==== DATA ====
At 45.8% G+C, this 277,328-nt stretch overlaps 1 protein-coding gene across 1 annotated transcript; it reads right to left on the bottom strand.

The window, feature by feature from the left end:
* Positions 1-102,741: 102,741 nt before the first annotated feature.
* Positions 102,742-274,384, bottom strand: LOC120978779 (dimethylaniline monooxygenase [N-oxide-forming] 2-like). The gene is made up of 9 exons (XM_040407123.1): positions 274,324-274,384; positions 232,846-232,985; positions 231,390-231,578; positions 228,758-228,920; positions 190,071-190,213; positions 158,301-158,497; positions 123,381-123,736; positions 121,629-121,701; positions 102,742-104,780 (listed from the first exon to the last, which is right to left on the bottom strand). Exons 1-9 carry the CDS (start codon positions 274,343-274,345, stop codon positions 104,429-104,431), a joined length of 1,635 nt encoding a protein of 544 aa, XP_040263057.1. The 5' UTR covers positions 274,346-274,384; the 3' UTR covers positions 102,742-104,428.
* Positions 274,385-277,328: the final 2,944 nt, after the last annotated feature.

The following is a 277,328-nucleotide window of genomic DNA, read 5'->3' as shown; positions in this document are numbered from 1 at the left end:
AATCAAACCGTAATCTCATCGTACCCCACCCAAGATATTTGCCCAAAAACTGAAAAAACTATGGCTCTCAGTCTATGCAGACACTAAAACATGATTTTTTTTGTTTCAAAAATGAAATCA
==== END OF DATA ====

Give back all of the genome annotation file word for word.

At 45.8% G+C, this 277,328-nt stretch overlaps 1 protein-coding gene across 1 annotated transcript; it reads right to left on the bottom strand.

The window, feature by feature from the left end:
* Positions 1-102,741: 102,741 nt before the first annotated feature.
* Positions 102,742-274,384, bottom strand: LOC120978779 (dimethylaniline monooxygenase [N-oxide-forming] 2-like). The gene is made up of 9 exons (XM_040407123.1): positions 274,324-274,384; positions 232,846-232,985; positions 231,390-231,578; positions 228,758-228,920; positions 190,071-190,213; positions 158,301-158,497; positions 123,381-123,736; positions 121,629-121,701; positions 102,742-104,780 (listed from the first exon to the last, which is right to left on the bottom strand). Exons 1-9 carry the CDS (start codon positions 274,343-274,345, stop codon positions 104,429-104,431), a joined length of 1,635 nt encoding a protein of 544 aa, XP_040263057.1. The 5' UTR covers positions 274,346-274,384; the 3' UTR covers positions 102,742-104,428.
* Positions 274,385-277,328: the final 2,944 nt, after the last annotated feature.

The following is a 277,328-nucleotide window of genomic DNA, read 5'->3' as shown; positions in this document are numbered from 1 at the left end:
AATCAAACCGTAATCTCATCGTACCCCACCCAAGATATTTGCCCAAAAACTGAAAAAACTATGGCTCTCAGTCTATGCAGACACTAAAACATGATTTTTTTTGTTTCAAAAATGAAATCA